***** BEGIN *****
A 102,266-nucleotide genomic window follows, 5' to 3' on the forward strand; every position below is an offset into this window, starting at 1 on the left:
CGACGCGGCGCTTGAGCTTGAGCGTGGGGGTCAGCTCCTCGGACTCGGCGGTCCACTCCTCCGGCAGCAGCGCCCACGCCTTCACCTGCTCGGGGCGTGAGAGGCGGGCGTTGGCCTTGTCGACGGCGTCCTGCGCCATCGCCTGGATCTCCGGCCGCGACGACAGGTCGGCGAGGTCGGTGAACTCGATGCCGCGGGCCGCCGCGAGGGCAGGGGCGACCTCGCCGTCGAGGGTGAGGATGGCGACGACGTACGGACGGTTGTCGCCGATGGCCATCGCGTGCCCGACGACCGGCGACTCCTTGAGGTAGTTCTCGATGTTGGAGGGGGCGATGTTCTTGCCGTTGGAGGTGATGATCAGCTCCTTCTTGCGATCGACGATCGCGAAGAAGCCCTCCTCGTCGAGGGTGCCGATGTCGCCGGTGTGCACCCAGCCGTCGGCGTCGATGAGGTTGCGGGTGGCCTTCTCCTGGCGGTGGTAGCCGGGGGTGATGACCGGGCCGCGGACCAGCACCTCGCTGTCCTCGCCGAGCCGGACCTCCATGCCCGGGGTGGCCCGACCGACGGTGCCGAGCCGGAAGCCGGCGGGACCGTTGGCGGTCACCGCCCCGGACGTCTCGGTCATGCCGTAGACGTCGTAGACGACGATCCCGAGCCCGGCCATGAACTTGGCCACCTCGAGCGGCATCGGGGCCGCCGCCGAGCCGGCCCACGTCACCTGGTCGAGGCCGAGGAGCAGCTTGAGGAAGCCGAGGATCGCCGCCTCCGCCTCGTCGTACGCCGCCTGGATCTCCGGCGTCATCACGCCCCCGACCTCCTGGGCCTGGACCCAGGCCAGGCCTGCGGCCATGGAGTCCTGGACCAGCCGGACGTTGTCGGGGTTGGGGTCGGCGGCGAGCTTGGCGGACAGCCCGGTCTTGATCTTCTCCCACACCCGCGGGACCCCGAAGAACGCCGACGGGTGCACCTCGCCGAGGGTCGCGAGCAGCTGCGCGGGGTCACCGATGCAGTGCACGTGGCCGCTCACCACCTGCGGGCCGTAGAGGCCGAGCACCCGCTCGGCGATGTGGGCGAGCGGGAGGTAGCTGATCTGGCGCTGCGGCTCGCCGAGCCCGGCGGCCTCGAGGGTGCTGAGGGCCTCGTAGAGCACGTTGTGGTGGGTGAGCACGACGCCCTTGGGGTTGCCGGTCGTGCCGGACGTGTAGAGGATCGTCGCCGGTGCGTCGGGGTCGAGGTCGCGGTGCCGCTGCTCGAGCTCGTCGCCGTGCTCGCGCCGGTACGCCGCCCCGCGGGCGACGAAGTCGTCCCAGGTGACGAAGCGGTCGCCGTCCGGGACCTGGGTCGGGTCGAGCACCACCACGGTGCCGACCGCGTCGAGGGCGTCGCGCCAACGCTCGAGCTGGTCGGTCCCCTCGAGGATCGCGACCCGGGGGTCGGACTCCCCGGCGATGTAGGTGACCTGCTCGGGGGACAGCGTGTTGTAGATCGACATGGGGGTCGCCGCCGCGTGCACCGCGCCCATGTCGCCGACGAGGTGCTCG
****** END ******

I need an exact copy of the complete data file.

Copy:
A 102,266-nucleotide genomic window follows, 5' to 3' on the forward strand; every position below is an offset into this window, starting at 1 on the left:
CGACGCGGCGCTTGAGCTTGAGCGTGGGGGTCAGCTCCTCGGACTCGGCGGTCCACTCCTCCGGCAGCAGCGCCCACGCCTTCACCTGCTCGGGGCGTGAGAGGCGGGCGTTGGCCTTGTCGACGGCGTCCTGCGCCATCGCCTGGATCTCCGGCCGCGACGACAGGTCGGCGAGGTCGGTGAACTCGATGCCGCGGGCCGCCGCGAGGGCAGGGGCGACCTCGCCGTCGAGGGTGAGGATGGCGACGACGTACGGACGGTTGTCGCCGATGGCCATCGCGTGCCCGACGACCGGCGACTCCTTGAGGTAGTTCTCGATGTTGGAGGGGGCGATGTTCTTGCCGTTGGAGGTGATGATCAGCTCCTTCTTGCGATCGACGATCGCGAAGAAGCCCTCCTCGTCGAGGGTGCCGATGTCGCCGGTGTGCACCCAGCCGTCGGCGTCGATGAGGTTGCGGGTGGCCTTCTCCTGGCGGTGGTAGCCGGGGGTGATGACCGGGCCGCGGACCAGCACCTCGCTGTCCTCGCCGAGCCGGACCTCCATGCCCGGGGTGGCCCGACCGACGGTGCCGAGCCGGAAGCCGGCGGGACCGTTGGCGGTCACCGCCCCGGACGTCTCGGTCATGCCGTAGACGTCGTAGACGACGATCCCGAGCCCGGCCATGAACTTGGCCACCTCGAGCGGCATCGGGGCCGCCGCCGAGCCGGCCCACGTCACCTGGTCGAGGCCGAGGAGCAGCTTGAGGAAGCCGAGGATCGCCGCCTCCGCCTCGTCGTACGCCGCCTGGATCTCCGGCGTCATCACGCCCCCGACCTCCTGGGCCTGGACCCAGGCCAGGCCTGCGGCCATGGAGTCCTGGACCAGCCGGACGTTGTCGGGGTTGGGGTCGGCGGCGAGCTTGGCGGACAGCCCGGTCTTGATCTTCTCCCACACCCGCGGGACCCCGAAGAACGCCGACGGGTGCACCTCGCCGAGGGTCGCGAGCAGCTGCGCGGGGTCACCGATGCAGTGCACGTGGCCGCTCACCACCTGCGGGCCGTAGAGGCCGAGCACCCGCTCGGCGATGTGGGCGAGCGGGAGGTAGCTGATCTGGCGCTGCGGCTCGCCGAGCCCGGCGGCCTCGAGGGTGCTGAGGGCCTCGTAGAGCACGTTGTGGTGGGTGAGCACGACGCCCTTGGGGTTGCCGGTCGTGCCGGACGTGTAGAGGATCGTCGCCGGTGCGTCGGGGTCGAGGTCGCGGTGCCGCTGCTCGAGCTCGTCGCCGTGCTCGCGCCGGTACGCCGCCCCGCGGGCGACGAAGTCGTCCCAGGTGACGAAGCGGTCGCCGTCCGGGACCTGGGTCGGGTCGAGCACCACCACGGTGCCGACCGCGTCGAGGGCGTCGCGCCAACGCTCGAGCTGGTCGGTCCCCTCGAGGATCGCGACCCGGGGGTCGGACTCCCCGGCGATGTAGGTGACCTGCTCGGGGGACAGCGTGTTGTAGATCGACATGGGGGTCGCCGCCGCGTGCACCGCGCCCATGTCGCCGACGAGGTGCTCG